What does the future hold for Jabari Bird?

Bird seems set on one thing.

Jabari Bird is hoping to make a name for himself in the NBA. Michael Dwyer / AP Photo

LAS VEGAS — Last year, the Celtics scored nicely when they signed point guard Shane Larkin away from Baskonia, a EuroLeague team in Spain.

This year, they hope to repeat that success with the Brad Wanamaker signing. Wanamaker has played for seven teams overseas, most recently Fenerbahçe in Turkey.

Jabari Bird is not planning on taking that same path.

“I’m an NBA player,” he said.

Bird is an athletic wing who can shoot and read defenses to score on backdoor cuts when he’s off the ball. He has been impressive early in summer league, averaging 19 points on 56 percent shooting in his first two games. That’s tough to do when most of his teammates in Las Vegas will only be teammates for about 10 days.


Summer league can be a jumbled mess of motivations for teams. Every guy here is chasing a dream. Sometimes that chase can take the focus off of the team’s greater good for an aspiring NBA rotation player.

“Everybody’s motivated by something when they step onto the court,” Bird told Boston.com. “I can only worry about the things I can control, and I can’t be too concerned about what other guys are trying to do or what their motivations are. I’m just trying to play the team game and play the right way.”

Bird’s play is getting noticed. The stands are full of executives from around the world looking for ways to improve their team. Bird is a 6-foot-6 wing — one of the hottest basketball commodities these days. There are good teams in good leagues that could come calling.

“I’m an NBA player. That’s it,” Bird said. “G-League, NBA, I’m going to be in the states doing what I do. I got drafted last year, that’s one foot in the door. I’m a restricted free agent, that’s another foot.”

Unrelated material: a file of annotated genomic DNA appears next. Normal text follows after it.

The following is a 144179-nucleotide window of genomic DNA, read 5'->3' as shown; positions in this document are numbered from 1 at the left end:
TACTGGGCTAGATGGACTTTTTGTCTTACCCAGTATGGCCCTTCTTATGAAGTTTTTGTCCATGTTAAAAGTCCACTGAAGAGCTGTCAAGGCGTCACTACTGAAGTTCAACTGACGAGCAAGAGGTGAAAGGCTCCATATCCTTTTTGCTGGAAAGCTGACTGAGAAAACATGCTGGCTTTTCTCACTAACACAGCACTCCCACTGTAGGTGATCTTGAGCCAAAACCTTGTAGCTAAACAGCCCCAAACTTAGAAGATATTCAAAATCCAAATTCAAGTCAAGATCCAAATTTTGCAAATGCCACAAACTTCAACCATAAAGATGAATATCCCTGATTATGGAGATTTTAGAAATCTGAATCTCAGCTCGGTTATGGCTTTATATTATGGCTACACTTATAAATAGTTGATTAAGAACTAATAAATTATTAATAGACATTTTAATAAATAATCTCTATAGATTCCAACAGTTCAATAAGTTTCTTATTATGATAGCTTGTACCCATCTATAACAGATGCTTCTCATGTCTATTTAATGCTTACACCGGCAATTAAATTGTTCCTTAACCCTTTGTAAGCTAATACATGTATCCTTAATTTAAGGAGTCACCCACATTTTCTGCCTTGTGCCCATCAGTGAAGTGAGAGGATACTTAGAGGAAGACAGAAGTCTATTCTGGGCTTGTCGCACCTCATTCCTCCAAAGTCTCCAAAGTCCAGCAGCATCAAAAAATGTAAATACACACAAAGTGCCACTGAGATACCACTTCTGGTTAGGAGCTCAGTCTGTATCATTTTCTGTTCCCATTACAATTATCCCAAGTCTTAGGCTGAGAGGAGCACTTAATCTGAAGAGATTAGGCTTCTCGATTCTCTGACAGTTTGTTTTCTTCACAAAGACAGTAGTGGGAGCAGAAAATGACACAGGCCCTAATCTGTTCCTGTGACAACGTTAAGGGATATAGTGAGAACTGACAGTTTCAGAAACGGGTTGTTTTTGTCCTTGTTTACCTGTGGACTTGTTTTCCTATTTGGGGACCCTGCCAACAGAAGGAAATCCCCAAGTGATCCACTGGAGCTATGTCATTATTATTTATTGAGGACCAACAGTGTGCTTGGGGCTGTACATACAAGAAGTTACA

Restricted free agency could also be a foot out of the door in Boston. The Celtics don’t have much money to spend before they become taxpayers. They also don’t have many minutes to offer, assuming they are able to avoid another avalanche of injuries. Another team can offer something slightly above the league minimum and that might be just too much for the Celtics in their current situation. But Bird is content to let that situation play itself out.


“I haven’t really been concerned about free agency,” he said. “The only time I talk about it or think about it, it’s when I’m in front of the media. Outside that, I’m more worried about what time is practice, when am I gonna get some sleep, [and] when’s the next game.”

Bird has the advantage of having performed on the NBA stage. His two-way contract got him into 13 games for the Celtics, including one start, so he’s shown that summer-league buckets aren’t just coming because he’s facing future G-Leaguers.

“Jabari has done that in NBA games,” said Celtics assistant and summer league head coach Jay Larranaga. “He’s incredibly talented, he’s made some spectacular plays. As he improves at the defensive end of the floor and embraces that I think he’s got a really bright future.”

Circumstances can change on a dime, and money can be a pretty good motivator, but Bird seems set on what his future holds — and it won’t include a passport.

“I’m going to make the best of the opportunities I have,” he said. “I’m just thankful to be here, I happy to be part of the Celtics, and I’m just looking forward to anything that happens moving forward.


“Wherever my dream takes me, at the end of the day I know I’m an NBA player.”